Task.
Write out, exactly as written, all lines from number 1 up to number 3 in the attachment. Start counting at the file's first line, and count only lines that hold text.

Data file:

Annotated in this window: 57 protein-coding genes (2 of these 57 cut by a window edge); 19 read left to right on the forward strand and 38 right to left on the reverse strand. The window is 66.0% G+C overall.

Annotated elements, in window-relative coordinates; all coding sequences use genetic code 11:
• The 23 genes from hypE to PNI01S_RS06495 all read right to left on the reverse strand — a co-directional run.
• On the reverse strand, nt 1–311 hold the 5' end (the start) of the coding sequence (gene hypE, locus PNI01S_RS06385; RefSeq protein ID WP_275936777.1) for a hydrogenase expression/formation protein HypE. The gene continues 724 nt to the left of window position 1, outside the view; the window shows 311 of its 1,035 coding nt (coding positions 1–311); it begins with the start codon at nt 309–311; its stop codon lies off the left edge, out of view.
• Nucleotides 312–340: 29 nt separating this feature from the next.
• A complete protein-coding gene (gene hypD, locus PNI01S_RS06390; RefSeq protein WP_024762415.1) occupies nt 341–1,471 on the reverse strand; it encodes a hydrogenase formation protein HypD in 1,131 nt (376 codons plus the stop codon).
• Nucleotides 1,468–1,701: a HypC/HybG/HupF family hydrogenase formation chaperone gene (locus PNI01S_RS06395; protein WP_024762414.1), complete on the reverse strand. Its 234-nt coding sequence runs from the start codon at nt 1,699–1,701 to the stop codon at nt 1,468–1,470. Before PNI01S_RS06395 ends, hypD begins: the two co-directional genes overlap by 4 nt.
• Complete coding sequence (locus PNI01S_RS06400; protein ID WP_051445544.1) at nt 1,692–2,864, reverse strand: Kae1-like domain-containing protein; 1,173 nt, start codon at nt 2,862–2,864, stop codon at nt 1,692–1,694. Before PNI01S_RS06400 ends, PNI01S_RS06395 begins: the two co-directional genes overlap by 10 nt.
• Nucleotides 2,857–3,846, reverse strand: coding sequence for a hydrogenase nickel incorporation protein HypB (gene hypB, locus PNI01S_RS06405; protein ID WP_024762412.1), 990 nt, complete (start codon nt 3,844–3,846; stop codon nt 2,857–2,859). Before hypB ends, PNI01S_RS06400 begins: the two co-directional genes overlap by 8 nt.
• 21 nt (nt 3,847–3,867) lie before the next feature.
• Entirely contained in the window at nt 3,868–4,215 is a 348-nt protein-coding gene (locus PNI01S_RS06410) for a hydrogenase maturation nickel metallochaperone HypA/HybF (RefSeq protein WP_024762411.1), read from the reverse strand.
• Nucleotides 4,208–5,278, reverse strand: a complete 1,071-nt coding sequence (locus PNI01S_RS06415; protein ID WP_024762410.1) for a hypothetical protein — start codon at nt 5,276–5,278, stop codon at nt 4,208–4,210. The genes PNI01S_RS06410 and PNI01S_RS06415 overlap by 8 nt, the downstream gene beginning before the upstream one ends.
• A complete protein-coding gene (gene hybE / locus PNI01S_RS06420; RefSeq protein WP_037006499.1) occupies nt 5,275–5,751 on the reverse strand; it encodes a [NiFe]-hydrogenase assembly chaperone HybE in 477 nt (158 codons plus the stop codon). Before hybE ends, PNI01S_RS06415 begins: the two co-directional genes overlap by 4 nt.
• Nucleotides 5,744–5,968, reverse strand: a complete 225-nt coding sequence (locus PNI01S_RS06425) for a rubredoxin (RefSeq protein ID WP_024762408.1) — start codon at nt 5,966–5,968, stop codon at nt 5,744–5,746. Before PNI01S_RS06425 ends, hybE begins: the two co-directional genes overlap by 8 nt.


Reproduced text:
Annotated in this window: 57 protein-coding genes (2 of these 57 cut by a window edge); 19 read left to right on the forward strand and 38 right to left on the reverse strand. The window is 66.0% G+C overall.

Annotated elements, in window-relative coordinates; all coding sequences use genetic code 11:
• The 23 genes from hypE to PNI01S_RS06495 all read right to left on the reverse strand — a co-directional run.